[0616]In this embodiment, the dot pattern is not attached to a region where on-dots are present for only the cyan component. However, the same processing as described above can be executed even for the remaining components (magenta and black), and this is also incorporated within the scope of the present invention.
[0617]In the above-described embodiment, binary values (1 and 0) are assumed as the quantization outputs from the pseudo-halftoning processing section 4. However, the present invention is not limited to this, and multilevel values (e.g., 0, 1, and 2) may be assumed. An embodiment of the present invention in which multilevel values (e.g., 0, 1, and 2) are assumed as quantization outputs from a pseudo-halftoning processing section 4 will be described below.
[0618]In this embodiment, when the quantization value is “0”, no dot is printed on a printing medium such as paper. When the value is “1”, a dot is printed using a light ink. When the value is “2”, a dot is printed using a dark ink.
[0619]Even when such multilevel values are used, the same processing as in the above-described embodiment can be executed. More specifically, the values Pc, Pm, Py, and Pk obtained by equations (1.1) to (1.4) in the above embodiment are not the pixel counts in the density reference region but the sums of quantization output values. If these values satisfy equation (1.5), it is determined that no on-dot is present on all the MYK plane in the current density reference region of interest, and the dot pattern is not attached to the matrix point coordinates (Lxz,Lyz).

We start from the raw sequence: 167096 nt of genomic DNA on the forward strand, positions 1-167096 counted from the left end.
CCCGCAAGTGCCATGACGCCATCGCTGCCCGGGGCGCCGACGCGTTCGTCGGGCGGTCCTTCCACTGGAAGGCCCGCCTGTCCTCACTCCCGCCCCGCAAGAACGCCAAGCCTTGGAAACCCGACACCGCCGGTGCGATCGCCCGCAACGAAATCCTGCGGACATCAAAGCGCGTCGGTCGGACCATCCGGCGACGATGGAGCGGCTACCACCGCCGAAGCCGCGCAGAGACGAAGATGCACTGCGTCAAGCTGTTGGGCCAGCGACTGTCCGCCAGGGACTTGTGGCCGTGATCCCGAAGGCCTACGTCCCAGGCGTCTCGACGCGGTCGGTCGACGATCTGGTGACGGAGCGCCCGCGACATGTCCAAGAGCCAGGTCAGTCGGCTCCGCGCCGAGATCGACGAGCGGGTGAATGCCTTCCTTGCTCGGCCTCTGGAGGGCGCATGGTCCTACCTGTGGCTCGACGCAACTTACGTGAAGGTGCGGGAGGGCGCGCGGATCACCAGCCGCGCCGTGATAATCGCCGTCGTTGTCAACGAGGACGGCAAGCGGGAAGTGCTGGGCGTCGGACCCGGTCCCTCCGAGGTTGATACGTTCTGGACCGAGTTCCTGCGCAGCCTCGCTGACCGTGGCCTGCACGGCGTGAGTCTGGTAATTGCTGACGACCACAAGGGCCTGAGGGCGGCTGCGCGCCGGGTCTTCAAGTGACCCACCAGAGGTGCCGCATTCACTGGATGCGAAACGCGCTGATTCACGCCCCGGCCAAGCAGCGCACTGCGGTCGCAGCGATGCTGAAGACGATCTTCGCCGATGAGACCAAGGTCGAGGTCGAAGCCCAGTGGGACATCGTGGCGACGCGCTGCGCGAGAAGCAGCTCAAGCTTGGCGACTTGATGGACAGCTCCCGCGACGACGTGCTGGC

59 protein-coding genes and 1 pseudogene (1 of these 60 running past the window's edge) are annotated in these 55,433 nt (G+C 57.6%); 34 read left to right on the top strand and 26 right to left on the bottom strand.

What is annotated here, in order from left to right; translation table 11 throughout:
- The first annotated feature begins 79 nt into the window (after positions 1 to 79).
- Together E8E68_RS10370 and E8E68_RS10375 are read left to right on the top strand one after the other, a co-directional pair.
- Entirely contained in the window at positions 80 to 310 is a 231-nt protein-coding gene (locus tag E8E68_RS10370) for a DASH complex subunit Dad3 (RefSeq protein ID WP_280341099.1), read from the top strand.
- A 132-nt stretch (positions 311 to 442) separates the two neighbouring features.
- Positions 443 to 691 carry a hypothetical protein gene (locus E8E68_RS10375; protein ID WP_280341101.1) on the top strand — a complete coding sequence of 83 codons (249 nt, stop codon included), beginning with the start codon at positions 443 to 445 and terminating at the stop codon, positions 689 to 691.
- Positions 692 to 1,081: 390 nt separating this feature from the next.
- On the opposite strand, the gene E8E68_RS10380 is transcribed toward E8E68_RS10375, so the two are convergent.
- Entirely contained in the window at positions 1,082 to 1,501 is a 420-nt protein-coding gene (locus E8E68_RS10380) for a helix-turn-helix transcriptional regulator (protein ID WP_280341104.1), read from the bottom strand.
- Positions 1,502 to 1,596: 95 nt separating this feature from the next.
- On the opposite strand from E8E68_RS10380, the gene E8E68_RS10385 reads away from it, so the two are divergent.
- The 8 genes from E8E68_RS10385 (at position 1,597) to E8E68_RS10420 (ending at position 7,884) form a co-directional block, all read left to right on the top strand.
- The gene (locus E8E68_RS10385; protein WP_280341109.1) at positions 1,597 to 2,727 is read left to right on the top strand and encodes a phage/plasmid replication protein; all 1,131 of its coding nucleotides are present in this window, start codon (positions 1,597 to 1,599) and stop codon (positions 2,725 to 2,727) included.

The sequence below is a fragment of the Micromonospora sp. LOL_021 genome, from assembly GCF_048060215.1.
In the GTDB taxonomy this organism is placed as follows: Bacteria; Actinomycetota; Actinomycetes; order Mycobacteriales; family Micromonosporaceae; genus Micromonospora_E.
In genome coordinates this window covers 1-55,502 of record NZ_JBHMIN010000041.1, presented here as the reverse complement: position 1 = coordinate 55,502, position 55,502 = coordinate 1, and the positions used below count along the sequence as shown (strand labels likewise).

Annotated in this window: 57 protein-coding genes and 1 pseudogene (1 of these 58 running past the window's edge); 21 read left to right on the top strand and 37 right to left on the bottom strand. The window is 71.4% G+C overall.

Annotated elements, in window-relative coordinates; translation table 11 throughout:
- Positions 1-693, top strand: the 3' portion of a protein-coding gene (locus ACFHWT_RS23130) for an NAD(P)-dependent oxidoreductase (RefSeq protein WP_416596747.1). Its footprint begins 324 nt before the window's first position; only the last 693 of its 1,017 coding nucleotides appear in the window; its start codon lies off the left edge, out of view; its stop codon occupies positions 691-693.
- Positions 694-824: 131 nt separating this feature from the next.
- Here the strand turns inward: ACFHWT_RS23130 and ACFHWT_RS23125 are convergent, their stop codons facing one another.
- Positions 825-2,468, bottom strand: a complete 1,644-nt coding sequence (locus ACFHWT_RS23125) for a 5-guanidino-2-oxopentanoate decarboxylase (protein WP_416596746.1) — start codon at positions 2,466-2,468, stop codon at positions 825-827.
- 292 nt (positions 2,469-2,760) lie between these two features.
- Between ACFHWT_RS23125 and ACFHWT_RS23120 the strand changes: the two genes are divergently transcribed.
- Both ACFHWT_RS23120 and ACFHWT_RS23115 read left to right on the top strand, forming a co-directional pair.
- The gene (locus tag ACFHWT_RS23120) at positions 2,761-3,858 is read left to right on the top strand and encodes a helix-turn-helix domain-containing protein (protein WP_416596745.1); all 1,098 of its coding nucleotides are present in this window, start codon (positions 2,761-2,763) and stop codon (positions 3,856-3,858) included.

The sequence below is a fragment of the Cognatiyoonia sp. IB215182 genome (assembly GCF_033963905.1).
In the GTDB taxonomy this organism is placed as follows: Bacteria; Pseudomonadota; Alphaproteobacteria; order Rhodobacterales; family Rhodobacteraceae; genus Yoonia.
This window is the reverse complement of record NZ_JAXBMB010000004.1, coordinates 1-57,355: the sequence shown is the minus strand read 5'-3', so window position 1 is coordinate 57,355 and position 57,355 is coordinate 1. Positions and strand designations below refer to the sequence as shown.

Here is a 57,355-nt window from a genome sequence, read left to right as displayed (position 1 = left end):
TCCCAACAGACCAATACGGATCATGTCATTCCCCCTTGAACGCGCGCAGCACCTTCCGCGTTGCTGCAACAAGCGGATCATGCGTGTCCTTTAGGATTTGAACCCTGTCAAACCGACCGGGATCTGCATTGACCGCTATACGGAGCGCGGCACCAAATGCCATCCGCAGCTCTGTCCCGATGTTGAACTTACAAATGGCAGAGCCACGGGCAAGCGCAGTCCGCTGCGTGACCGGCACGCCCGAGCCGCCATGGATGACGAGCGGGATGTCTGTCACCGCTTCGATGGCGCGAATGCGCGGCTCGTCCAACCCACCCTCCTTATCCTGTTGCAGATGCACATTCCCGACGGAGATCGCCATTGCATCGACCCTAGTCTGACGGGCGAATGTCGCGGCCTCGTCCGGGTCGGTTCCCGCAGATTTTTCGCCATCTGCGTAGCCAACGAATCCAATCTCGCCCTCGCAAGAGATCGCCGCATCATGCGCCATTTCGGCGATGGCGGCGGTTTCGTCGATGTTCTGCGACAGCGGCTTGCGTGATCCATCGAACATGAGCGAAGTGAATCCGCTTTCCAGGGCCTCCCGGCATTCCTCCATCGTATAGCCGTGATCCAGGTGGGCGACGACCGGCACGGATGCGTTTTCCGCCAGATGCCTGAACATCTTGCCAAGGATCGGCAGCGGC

[0620]Processing of this embodiment has been described above.
[0621]In the above-described embodiment, binary values (1 and 0) are assumed as the quantization outputs from the pseudo-halftoning processing section 4. However, the present invention is not limited to this, and multilevel values (e.g., 0, 1, and 2) may be assumed. An embodiment of the present invention in which multilevel values (e.g., 0, 1, and 2) are assumed as quantization outputs from a pseudo-halftoning processing section 4 will be described below.
[0622]In this embodiment, when the quantization value is “0”, no dot is printed on a printing medium such as paper. When the value is “1”, a dot is printed using a light ink. When the value is “2”, a dot is printed using a dark ink. Even when such multilevel values are used, the same processing as in the above-described embodiment can be executed. More specifically, the values Pm, Py, and Pk obtained by equations (2.1) to (2.3) in the above embodiment are not the pixel counts in the density reference region but the sums of quantization output values. If these values satisfy equation (2.4), it is determined that no on-dot is present for the MYK components except the cyan component in the current density reference region of interest, and the dot pattern is not attached to the matrix point coordinates (Lxz,Lyz). Processing of this embodiment has been described above.